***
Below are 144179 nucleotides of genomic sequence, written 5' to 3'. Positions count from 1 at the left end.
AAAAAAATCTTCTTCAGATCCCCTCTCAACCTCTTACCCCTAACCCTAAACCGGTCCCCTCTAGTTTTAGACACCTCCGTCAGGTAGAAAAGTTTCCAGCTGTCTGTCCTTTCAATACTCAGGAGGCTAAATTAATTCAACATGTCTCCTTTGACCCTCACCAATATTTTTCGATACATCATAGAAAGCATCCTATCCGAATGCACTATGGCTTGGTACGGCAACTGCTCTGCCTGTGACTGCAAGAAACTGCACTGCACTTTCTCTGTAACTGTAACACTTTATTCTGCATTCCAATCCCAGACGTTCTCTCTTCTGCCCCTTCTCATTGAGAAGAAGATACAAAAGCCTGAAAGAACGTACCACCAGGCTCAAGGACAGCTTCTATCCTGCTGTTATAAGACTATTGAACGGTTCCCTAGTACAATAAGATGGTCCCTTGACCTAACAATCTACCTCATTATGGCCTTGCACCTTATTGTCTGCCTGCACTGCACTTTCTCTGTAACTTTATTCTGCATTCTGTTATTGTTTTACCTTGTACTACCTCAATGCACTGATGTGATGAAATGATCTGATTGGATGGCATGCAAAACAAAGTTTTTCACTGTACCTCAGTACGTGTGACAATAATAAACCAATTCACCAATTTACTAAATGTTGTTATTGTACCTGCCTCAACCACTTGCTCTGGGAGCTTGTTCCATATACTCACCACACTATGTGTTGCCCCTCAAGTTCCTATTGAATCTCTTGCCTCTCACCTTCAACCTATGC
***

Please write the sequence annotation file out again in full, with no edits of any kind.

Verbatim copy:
Below are 144179 nucleotides of genomic sequence, written 5' to 3'. Positions count from 1 at the left end.
AAAAAAATCTTCTTCAGATCCCCTCTCAACCTCTTACCCCTAACCCTAAACCGGTCCCCTCTAGTTTTAGACACCTCCGTCAGGTAGAAAAGTTTCCAGCTGTCTGTCCTTTCAATACTCAGGAGGCTAAATTAATTCAACATGTCTCCTTTGACCCTCACCAATATTTTTCGATACATCATAGAAAGCATCCTATCCGAATGCACTATGGCTTGGTACGGCAACTGCTCTGCCTGTGACTGCAAGAAACTGCACTGCACTTTCTCTGTAACTGTAACACTTTATTCTGCATTCCAATCCCAGACGTTCTCTCTTCTGCCCCTTCTCATTGAGAAGAAGATACAAAAGCCTGAAAGAACGTACCACCAGGCTCAAGGACAGCTTCTATCCTGCTGTTATAAGACTATTGAACGGTTCCCTAGTACAATAAGATGGTCCCTTGACCTAACAATCTACCTCATTATGGCCTTGCACCTTATTGTCTGCCTGCACTGCACTTTCTCTGTAACTTTATTCTGCATTCTGTTATTGTTTTACCTTGTACTACCTCAATGCACTGATGTGATGAAATGATCTGATTGGATGGCATGCAAAACAAAGTTTTTCACTGTACCTCAGTACGTGTGACAATAATAAACCAATTCACCAATTTACTAAATGTTGTTATTGTACCTGCCTCAACCACTTGCTCTGGGAGCTTGTTCCATATACTCACCACACTATGTGTTGCCCCTCAAGTTCCTATTGAATCTCTTGCCTCTCACCTTCAACCTATGC